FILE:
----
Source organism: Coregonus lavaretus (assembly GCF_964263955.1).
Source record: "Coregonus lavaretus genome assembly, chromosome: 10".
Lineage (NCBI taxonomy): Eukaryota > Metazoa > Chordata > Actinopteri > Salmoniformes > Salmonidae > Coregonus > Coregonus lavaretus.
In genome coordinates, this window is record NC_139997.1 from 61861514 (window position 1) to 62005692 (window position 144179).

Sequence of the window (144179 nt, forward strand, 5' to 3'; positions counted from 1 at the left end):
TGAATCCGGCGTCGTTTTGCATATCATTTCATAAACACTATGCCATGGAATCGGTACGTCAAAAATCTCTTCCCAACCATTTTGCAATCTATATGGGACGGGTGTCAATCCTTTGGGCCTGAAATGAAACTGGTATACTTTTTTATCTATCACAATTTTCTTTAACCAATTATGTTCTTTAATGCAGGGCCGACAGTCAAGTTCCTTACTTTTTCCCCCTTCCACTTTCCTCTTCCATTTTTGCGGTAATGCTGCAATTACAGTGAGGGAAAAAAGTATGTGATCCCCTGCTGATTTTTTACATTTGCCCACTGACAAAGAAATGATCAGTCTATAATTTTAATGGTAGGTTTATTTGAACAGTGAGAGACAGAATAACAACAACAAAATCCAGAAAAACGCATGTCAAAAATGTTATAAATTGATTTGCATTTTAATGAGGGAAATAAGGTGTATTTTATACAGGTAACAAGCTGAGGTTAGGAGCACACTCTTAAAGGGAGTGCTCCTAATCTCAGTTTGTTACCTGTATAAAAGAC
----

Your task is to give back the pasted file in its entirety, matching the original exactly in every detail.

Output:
Source organism: Coregonus lavaretus (assembly GCF_964263955.1).
Source record: "Coregonus lavaretus genome assembly, chromosome: 10".
Lineage (NCBI taxonomy): Eukaryota > Metazoa > Chordata > Actinopteri > Salmoniformes > Salmonidae > Coregonus > Coregonus lavaretus.
In genome coordinates, this window is record NC_139997.1 from 61861514 (window position 1) to 62005692 (window position 144179).

Sequence of the window (144179 nt, forward strand, 5' to 3'; positions counted from 1 at the left end):
TGAATCCGGCGTCGTTTTGCATATCATTTCATAAACACTATGCCATGGAATCGGTACGTCAAAAATCTCTTCCCAACCATTTTGCAATCTATATGGGACGGGTGTCAATCCTTTGGGCCTGAAATGAAACTGGTATACTTTTTTATCTATCACAATTTTCTTTAACCAATTATGTTCTTTAATGCAGGGCCGACAGTCAAGTTCCTTACTTTTTCCCCCTTCCACTTTCCTCTTCCATTTTTGCGGTAATGCTGCAATTACAGTGAGGGAAAAAAGTATGTGATCCCCTGCTGATTTTTTACATTTGCCCACTGACAAAGAAATGATCAGTCTATAATTTTAATGGTAGGTTTATTTGAACAGTGAGAGACAGAATAACAACAACAAAATCCAGAAAAACGCATGTCAAAAATGTTATAAATTGATTTGCATTTTAATGAGGGAAATAAGGTGTATTTTATACAGGTAACAAGCTGAGGTTAGGAGCACACTCTTAAAGGGAGTGCTCCTAATCTCAGTTTGTTACCTGTATAAAAGAC